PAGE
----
25. Wireless LANS - Security • 802.11i • Wi-Fi Protected Access (WPA) and WPA2 • WPA2 was agreed June 2004 matching the requirements 802.11i producing an improved security standard • WPA • Requires only a software or firmware upgrade • Is intended to operate with a 802.1 authentication server • It was recognised early though that this would not always be possible • Encryption can be done via a shared secret between devices • Temporal keying • Allows the keys to be changed as the communications take place • Improved Encryption algorithm used • WPA 2 • Is much securer by using improved encryption algorithms • These do need a decryption/encryption co-processor • Will support roaming of devices

  26. Wireless LANS • Wi-Fi – unsecured access points are available to everyone • Radio signals are not limited to buildings unlike wired networks • War chalking indicates open access points • http://en.wikipedia.org/wiki/War-chalking

  27. Wireless LANS • 802 wireless future • IEEE 802.16 (WiMax) • 802.16a is intended as a wireless metropolitan technology • First devices appeared in Late 2006 • news.zdnet.co.uk/communications/wireless/0,39020348,39184894,00.htm • In August 2008 on communication is offering this service in Leeds max 10 mbps • http://www.on-communications.com/news-detail.php?news_id=13 • Intel are discussed on the 31st Oct 2007 looking into rolling out WiMax in Africa • http://news.bbc.co.uk/1/hi/technology/7070859.stm • Allows 120 Mbps • Uses the 10 to 66 GHz frequency • This will require no interference, so transmitters and receivers will need to be placed on the roof • Transmission up to 30 Miles • Currently a limit on receivers which is in the hundreds • Standards Group • grouper.ieee.org/groups/802/16/index.html

  28. Wireless LANS – Latest Standard • As with wired networks the throughput of the networks is always increasing • The current highest throughput is 802.11a and G at 54 Mbps • 802.11N which is still under discussion will give a throughput of a predicted 384 Mbps in the same LAN environment • The final draft of the standard was due to be released November 2005 • The actual draft was actually released the 27th of Jan 2006 • Which is very good for the IEEE standards group • http://www.theregister.co.uk/2006/01/20/802-11n_wifi_spec_agreed/ • The final ratification of the standard is expected March 2009 • http://grouper.ieee.org/groups/802/11/Reports/802.11_Timelines.htm • At the moment it is possible to purchase what are referred to as 802.11 pre N products • These are based on the current draft proposal and on this basis could be incompatible when the actual devices are agreed upon • Here is a review of a recent 802.11 pre N product • http://www.pcworld.com/article/145098/new_80211n_routers_the_best_wifi_yet.html# http://www.linux-user.de/ausgabe/2004/12/022-wlan/Belkin-PreN.jpg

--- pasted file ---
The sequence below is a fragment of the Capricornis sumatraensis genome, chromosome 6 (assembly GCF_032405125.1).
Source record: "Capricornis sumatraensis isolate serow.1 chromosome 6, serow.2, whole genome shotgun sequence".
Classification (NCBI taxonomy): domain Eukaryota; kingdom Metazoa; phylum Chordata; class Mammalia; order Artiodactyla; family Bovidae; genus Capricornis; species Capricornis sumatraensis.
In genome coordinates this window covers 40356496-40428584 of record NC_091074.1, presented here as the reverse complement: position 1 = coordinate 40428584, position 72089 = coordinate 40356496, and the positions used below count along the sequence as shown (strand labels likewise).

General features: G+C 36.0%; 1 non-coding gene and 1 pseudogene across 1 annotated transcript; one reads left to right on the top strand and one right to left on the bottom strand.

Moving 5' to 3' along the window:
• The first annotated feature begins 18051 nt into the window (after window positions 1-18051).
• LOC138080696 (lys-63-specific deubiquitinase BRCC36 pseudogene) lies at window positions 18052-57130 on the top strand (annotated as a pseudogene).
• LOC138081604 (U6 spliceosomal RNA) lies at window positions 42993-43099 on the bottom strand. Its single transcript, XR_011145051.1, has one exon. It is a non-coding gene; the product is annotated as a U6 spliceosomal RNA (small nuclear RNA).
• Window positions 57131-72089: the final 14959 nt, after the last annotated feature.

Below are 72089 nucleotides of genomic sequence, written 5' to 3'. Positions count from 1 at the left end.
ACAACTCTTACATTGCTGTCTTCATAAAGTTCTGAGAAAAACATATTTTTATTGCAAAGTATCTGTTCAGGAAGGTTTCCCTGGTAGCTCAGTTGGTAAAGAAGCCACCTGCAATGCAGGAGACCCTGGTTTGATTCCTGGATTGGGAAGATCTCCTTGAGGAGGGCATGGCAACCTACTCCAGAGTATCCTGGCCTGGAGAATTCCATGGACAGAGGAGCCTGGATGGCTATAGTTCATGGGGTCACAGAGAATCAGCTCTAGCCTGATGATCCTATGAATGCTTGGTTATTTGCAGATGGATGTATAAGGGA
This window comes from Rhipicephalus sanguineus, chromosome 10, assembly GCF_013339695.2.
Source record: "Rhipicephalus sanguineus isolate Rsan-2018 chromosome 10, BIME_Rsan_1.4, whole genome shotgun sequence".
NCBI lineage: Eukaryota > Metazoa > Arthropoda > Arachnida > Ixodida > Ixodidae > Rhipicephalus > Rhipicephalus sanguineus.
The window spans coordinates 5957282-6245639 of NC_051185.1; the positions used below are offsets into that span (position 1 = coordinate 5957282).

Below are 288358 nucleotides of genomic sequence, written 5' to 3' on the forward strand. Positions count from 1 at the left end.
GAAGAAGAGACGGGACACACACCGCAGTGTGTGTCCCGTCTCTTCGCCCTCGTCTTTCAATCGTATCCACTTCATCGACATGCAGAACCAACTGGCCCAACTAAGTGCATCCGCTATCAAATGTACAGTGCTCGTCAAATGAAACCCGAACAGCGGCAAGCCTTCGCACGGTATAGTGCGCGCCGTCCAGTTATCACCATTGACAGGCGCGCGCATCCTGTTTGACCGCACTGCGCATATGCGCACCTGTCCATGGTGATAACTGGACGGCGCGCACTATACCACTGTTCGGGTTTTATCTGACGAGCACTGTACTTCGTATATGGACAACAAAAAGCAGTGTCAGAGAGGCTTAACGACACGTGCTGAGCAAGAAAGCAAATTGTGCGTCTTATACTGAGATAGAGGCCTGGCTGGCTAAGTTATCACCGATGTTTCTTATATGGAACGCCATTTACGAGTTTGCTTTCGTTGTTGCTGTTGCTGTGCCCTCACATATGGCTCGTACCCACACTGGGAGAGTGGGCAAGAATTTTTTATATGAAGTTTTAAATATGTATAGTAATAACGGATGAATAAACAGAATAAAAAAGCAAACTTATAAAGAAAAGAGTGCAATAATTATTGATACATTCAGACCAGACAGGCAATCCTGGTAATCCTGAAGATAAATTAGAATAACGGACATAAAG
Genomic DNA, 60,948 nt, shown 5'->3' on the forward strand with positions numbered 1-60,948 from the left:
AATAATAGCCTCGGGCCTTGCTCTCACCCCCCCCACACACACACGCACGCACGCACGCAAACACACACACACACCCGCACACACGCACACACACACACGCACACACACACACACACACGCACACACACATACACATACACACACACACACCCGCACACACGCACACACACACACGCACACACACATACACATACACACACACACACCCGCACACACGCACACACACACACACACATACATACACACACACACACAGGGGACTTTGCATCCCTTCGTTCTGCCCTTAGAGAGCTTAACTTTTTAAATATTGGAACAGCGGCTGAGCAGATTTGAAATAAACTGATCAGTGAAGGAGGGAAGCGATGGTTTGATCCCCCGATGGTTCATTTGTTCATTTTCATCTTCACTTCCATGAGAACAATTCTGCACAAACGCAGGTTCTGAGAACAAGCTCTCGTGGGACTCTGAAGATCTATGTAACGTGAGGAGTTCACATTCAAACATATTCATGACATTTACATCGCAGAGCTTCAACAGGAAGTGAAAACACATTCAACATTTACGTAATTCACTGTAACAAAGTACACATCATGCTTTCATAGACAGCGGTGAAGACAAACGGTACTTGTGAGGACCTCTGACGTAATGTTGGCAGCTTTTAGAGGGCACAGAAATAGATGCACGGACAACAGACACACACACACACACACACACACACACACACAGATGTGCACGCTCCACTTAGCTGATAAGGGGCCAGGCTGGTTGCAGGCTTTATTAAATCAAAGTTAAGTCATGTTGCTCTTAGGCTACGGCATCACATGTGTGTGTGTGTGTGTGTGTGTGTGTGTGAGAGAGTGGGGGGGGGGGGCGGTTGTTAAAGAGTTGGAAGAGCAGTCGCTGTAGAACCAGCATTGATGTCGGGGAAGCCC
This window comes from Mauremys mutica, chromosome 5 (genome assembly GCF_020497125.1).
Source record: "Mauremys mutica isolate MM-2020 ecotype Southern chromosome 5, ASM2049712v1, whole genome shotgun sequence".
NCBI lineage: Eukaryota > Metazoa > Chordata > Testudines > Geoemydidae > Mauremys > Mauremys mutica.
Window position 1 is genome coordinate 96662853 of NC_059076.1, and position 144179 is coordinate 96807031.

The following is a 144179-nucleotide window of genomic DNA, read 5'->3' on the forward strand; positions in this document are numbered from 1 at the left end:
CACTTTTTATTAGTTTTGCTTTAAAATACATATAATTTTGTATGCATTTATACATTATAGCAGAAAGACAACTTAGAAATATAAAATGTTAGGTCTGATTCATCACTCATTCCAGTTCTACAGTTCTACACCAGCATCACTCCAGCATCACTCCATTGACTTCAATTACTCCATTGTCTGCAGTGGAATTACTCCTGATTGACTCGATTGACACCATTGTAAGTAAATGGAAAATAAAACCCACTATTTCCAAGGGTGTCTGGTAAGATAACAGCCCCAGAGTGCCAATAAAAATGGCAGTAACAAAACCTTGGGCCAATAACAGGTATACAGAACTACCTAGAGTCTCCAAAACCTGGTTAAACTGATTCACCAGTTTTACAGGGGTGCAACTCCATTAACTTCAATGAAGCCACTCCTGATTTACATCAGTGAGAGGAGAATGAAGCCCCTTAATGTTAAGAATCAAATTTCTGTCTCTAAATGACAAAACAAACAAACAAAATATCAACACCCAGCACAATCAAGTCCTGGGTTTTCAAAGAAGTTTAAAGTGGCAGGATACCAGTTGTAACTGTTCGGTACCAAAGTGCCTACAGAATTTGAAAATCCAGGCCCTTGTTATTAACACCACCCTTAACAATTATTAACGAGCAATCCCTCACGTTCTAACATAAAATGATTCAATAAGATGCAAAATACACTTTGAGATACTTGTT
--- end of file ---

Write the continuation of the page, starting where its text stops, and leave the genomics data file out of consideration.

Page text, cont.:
29. Wireless LANS • Expansion of the network 802.11 networks • BTFON (November 07) • British Telecom (BT) and Foneros (FON) • Have configured the wireless network hubs of users who agree to share there network connection to allow any user to make use of the access point • The concept is increase the number of usable access points across the country • Allowing increased use of this technology • Users can subscribe to make use of these access points or if you donate by allowing your access point to be a part of the network you get access for free. • The communications are through a separate channel and as such are blocked from communicating with any device on your network • Also for legal reasons you would also not be responsible for the content the user requests • The throughput is limited to 512kbps which is more than enough for most users • http://www.btfon.com/ • Additional services come from thecloud in London as a good example of using this tech • http://www.thecloud.net/page/1796/

  30. Wireless LANS – Market Place • Wi-Fi dominates the Local Area Networks currently • This would be expected to continue • Other technologies like Hyperlan 1 & 2 are now not really likely to control the market • Original issues with 802.11 standards are now being resolved • Security • Battery usage • Roaming capabilities • Quality of Service (QOS) • Good source of information • http://www.wi-fiplanet.com/ • New Games consoles are using this technology • Sony PS3 uses the 802.11B/G standards

  31. Wireless LANS - Future • The future of 802.11 is looking good • Increasing number of devices are making use of this technology • With some of the developments like better battery usage more device still will operate • Consider your digital camera with 802.11b inside you could purchase a coffee and FTP your pictures to your home computer • http://www.unbeatable.co.uk/news/Canon-unveil-the-latest-Canon-WiFi-Digital-Camera/281215.html • It is a major competing technology with 3G, with the limits being looked at by various groups the future will be interesting • An increasing number of mobile phones now support 802.11b at least • This will impact on the profitability of the cellular operators as 802.11b has a considerably higher throughput

  32. FMC – Conclusion • Conclusion • What is the IEEE • Why the standard was created • What standards are there for 802.11 • Use of 802.11 • Future of 802.11